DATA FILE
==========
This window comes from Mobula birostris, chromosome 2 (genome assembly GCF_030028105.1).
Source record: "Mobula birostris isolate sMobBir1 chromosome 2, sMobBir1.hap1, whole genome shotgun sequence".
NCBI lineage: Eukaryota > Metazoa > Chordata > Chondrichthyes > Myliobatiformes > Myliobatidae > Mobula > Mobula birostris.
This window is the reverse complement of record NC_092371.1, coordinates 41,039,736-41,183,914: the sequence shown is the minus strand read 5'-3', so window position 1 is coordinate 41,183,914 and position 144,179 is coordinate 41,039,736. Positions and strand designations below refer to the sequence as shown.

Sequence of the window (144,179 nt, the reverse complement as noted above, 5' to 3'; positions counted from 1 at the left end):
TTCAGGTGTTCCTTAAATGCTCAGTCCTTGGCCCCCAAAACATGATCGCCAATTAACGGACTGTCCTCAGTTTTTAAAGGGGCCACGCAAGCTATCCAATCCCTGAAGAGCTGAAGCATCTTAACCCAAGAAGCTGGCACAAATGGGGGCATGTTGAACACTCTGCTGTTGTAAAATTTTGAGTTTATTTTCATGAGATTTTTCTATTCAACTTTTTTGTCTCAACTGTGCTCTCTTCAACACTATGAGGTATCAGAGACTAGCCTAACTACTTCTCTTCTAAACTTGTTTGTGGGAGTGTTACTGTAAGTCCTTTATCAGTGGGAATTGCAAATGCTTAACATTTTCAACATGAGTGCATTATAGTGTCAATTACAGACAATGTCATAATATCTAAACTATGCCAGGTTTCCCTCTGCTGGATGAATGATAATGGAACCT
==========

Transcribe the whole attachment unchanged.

This window comes from Mobula birostris, chromosome 2 (genome assembly GCF_030028105.1).
Source record: "Mobula birostris isolate sMobBir1 chromosome 2, sMobBir1.hap1, whole genome shotgun sequence".
NCBI lineage: Eukaryota > Metazoa > Chordata > Chondrichthyes > Myliobatiformes > Myliobatidae > Mobula > Mobula birostris.
This window is the reverse complement of record NC_092371.1, coordinates 41,039,736-41,183,914: the sequence shown is the minus strand read 5'-3', so window position 1 is coordinate 41,183,914 and position 144,179 is coordinate 41,039,736. Positions and strand designations below refer to the sequence as shown.

Sequence of the window (144,179 nt, the reverse complement as noted above, 5' to 3'; positions counted from 1 at the left end):
TTCAGGTGTTCCTTAAATGCTCAGTCCTTGGCCCCCAAAACATGATCGCCAATTAACGGACTGTCCTCAGTTTTTAAAGGGGCCACGCAAGCTATCCAATCCCTGAAGAGCTGAAGCATCTTAACCCAAGAAGCTGGCACAAATGGGGGCATGTTGAACACTCTGCTGTTGTAAAATTTTGAGTTTATTTTCATGAGATTTTTCTATTCAACTTTTTTGTCTCAACTGTGCTCTCTTCAACACTATGAGGTATCAGAGACTAGCCTAACTACTTCTCTTCTAAACTTGTTTGTGGGAGTGTTACTGTAAGTCCTTTATCAGTGGGAATTGCAAATGCTTAACATTTTCAACATGAGTGCATTATAGTGTCAATTACAGACAATGTCATAATATCTAAACTATGCCAGGTTTCCCTCTGCTGGATGAATGATAATGGAACCT